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Do power substations have automatic voltage regulation equipment?

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Posted by BobG on May 11, 2010, 9:19 pm
 
Just wondering how 'automatic' the load regulation is. Substation
feeds neighborhood... everyone comes home and turns on the stove and
air conditioner. Substation tries to step up the volts, which I
suppose tries to pull more from the primaries. Now lets say everyone
in this neighborhood gets a couple thou watts of PV on their roofs,
and on a sunny day, the whole subdivision might be a net producer,
which it seems to me would try to raise the volts on the hi voltage
feeders, but I was wondering what happens when a cloud drifts over
this subdivision... in seconds many KW would start flowing out instead
of in, which would start pulling down the feeders. Do the voltage
regulators work in a couple of cycles? Or seconds? Or??

Posted by Josepi on May 11, 2010, 9:36 pm
 
The units I have experience with responded in 20-30 seconds for the first
tap change and depending on the age, within a few seconds for each
successive tapchange. The older units waited the same 20-30 seconds each
time. Each tap was 5/8 to 3/4 of a percent of the system voltage.

Larger stations were outfitted with voltage regulation (230kV to 28kV) and
the lower voltages were typically not (28kV to 8kV). In the rural with long
lines there were some isolated poletop tapchangers on poles with similar
timings.

Backfeeding would become a problem as the voltage on the PV side would be
seens as high and the tapchanger woul go the wrong way. Advance CPU units
have current direction sensing to prevent this and grid-tie units are not
supposed to feed when the grid is down.

Different utilities allow more or less fluctuation in the voltages. As long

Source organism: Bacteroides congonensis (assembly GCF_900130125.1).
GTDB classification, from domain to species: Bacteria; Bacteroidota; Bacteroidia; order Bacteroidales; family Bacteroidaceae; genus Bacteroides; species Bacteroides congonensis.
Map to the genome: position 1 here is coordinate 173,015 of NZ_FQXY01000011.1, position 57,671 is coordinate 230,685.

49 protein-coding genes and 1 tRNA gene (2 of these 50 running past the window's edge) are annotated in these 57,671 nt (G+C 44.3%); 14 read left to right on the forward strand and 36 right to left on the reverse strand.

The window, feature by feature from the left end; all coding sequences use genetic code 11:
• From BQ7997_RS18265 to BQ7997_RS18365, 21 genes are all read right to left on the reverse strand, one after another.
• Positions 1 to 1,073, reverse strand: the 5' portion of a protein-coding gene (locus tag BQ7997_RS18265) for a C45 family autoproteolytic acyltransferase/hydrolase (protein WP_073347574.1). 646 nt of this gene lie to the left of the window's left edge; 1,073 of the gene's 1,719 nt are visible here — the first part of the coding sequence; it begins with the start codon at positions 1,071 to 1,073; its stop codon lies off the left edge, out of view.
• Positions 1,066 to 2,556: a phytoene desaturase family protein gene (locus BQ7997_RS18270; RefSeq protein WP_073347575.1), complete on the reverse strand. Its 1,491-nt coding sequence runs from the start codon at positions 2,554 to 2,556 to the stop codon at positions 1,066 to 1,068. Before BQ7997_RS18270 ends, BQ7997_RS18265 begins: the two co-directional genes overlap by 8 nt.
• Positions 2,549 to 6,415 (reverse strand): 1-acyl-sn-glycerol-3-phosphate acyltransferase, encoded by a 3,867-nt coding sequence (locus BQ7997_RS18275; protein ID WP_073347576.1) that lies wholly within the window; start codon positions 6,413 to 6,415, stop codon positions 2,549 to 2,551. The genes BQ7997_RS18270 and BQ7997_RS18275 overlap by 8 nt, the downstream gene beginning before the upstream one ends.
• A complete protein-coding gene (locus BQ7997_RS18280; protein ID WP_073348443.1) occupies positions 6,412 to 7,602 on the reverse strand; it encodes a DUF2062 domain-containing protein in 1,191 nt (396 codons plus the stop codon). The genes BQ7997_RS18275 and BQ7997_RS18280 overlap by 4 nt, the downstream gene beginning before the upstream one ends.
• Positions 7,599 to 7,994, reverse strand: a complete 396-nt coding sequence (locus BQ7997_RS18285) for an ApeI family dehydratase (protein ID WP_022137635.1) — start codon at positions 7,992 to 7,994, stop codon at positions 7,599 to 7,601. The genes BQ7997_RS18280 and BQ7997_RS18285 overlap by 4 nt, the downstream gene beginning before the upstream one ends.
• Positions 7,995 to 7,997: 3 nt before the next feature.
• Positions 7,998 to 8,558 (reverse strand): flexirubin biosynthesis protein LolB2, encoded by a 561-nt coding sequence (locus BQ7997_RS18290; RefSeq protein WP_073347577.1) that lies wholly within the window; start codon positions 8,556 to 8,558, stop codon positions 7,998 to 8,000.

as your residence gets 120vac +/- 10%, to the panel, the legal requirements
are satisfied.



Just wondering how 'automatic' the load regulation is. Substation
feeds neighborhood... everyone comes home and turns on the stove and
air conditioner. Substation tries to step up the volts, which I
suppose tries to pull more from the primaries. Now lets say everyone
in this neighborhood gets a couple thou watts of PV on their roofs,
and on a sunny day, the whole subdivision might be a net producer,
which it seems to me would try to raise the volts on the hi voltage
feeders, but I was wondering what happens when a cloud drifts over
this subdivision... in seconds many KW would start flowing out instead
of in, which would start pulling down the feeders. Do the voltage
regulators work in a couple of cycles? Or seconds? Or??



Posted by m II on May 12, 2010, 4:40 am
 Josepi wrote:


Gymmie, Gymmie...the pile keeps getting deeper and deeper.

Two thousand watts produced per household in one area would have NO
effect whatever on the grid line voltage. The community in which this
power would be produced would use it all up. 2KW on a 240 volt house
feed is about 8 amperes. The ratio of the sum of all the dryers, ranges,
lighting and car block heaters going compared to 8 lousy amperes is
pretty small.

Now, it does mean the grid would supply a little bit less of the total,
but nowhere near enough of a drop in current to make the line voltage
rise to ANY noticeable degree.

I've been looking at your past posts and notice you were a child
medicine expert before becoming a transformer expert. Giving mood
altering tranquilizers to children is disgusting. Remember that?

Now, you've been a Transformer Design Engineer for over twenty years.
You told us that just before you said a fifty Hertz transformer needs
twice the core size of a sixty Hertz version.

Give it up, fraud....and please spare me the oh so predictable attacks
by one of your other five newsgroup personas.




mike

Posted by m II on May 28, 2010, 1:59 am
 

What are you some kind of child? You sure act like one

--

mike


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